As far as films (along with literary, musical or artistic work) are concerned, the exclusive rights conferred to a copyright owner are as listed in Section 13 of the CA. The section gives exclusive rights to the reproduction in any material form, the communication to the public, the performance, showing or playing to the public, the distribution of copies to the public, etc., of the whole work or substantial part thereof.
The doing of any of the above acts without the licence of the owner of the copyright would constitute an infringement of the copyright, as stated in Section 36(1) of the CA. In view of the present scenario, the question we may have to be concerned with, more than the others, is whether the conversion from 2D to 3D could be seen as causing a reproduction of the original content in material form.
Exclusive rights in relation to broadcasts are described in Section 15 as the rights to control in Malaysia the recording, the reproduction, and the rebroadcasting, of the whole or a substantial part of the broadcast either in its original form or in any way recognizably derived from the original.
Reproduction in material form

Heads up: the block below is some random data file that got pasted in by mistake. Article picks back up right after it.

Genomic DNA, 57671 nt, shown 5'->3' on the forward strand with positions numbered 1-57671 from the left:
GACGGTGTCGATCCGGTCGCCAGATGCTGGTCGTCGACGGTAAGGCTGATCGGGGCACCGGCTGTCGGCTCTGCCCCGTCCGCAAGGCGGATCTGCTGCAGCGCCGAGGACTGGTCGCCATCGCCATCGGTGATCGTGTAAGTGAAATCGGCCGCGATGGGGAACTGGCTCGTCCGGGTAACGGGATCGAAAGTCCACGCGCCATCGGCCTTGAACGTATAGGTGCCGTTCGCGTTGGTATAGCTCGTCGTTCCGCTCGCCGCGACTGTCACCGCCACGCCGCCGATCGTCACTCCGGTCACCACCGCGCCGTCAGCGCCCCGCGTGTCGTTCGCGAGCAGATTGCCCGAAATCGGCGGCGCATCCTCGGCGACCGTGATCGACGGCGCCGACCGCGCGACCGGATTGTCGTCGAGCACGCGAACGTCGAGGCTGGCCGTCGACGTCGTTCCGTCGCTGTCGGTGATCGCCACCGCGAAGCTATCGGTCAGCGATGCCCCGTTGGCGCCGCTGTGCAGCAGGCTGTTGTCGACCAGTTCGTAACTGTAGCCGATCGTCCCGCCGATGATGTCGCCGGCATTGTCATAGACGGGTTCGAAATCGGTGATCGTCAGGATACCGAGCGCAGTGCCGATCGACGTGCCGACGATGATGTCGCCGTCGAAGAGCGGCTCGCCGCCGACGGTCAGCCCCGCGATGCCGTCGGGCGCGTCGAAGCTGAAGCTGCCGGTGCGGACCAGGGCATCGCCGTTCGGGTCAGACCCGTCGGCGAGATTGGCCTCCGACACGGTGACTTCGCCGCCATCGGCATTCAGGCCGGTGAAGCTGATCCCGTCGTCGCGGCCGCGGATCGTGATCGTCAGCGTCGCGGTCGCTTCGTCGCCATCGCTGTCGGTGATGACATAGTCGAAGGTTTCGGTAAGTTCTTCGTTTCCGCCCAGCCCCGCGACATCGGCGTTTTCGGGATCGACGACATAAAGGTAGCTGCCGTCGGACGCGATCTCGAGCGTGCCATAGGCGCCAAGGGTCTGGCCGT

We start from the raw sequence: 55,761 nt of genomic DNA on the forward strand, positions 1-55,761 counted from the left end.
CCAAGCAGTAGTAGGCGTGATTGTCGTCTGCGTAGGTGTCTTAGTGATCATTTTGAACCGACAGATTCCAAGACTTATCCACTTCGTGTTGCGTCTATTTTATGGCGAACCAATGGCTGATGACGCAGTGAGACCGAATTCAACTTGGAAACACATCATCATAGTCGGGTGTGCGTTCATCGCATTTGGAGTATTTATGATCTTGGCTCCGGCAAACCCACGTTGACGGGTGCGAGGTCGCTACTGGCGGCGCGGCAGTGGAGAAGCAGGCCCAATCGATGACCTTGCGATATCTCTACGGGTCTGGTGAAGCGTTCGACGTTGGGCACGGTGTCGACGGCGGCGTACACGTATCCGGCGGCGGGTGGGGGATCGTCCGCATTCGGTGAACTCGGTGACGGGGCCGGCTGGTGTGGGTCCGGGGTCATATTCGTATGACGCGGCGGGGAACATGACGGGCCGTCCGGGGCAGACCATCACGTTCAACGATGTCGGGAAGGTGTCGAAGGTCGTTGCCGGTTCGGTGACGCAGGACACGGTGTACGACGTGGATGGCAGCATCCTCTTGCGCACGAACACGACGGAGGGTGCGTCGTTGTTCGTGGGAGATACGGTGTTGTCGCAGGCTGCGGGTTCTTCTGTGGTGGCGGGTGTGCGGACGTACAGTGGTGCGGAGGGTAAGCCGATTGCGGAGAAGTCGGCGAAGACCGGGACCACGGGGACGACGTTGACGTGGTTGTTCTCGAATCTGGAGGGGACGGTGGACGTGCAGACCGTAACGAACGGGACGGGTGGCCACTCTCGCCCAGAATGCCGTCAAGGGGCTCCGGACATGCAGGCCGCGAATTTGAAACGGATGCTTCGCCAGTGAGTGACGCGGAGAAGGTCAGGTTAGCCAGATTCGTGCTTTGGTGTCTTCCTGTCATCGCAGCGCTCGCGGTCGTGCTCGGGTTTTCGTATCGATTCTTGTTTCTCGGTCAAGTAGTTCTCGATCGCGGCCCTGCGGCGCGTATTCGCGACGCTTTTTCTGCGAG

Copyrights in films and broadcasts
Copyrights in a film are described and listed in section 13 of the CA. One of such rights is stated in (a) as the right to control “the reproduction in any material form” of the whole work or a substantial part thereof.
Is the presentation of a 2D material in 3D form within the meaning of ‘reproduction’ in the CA? Section 3 defines ‘reproduction’ as “the making of one or more copies of work in any form or version, …”. ‘Copy’ is defined in section 3 as “a reproduction of a work in written form, in the form of a recording or film, or in any other material form”.
The common thread in the definitions above is the requirement that the infringing material be reduced to a material form. ‘Material form’ is defined in section 3 as including “any form (whether visible or not) of storage …”.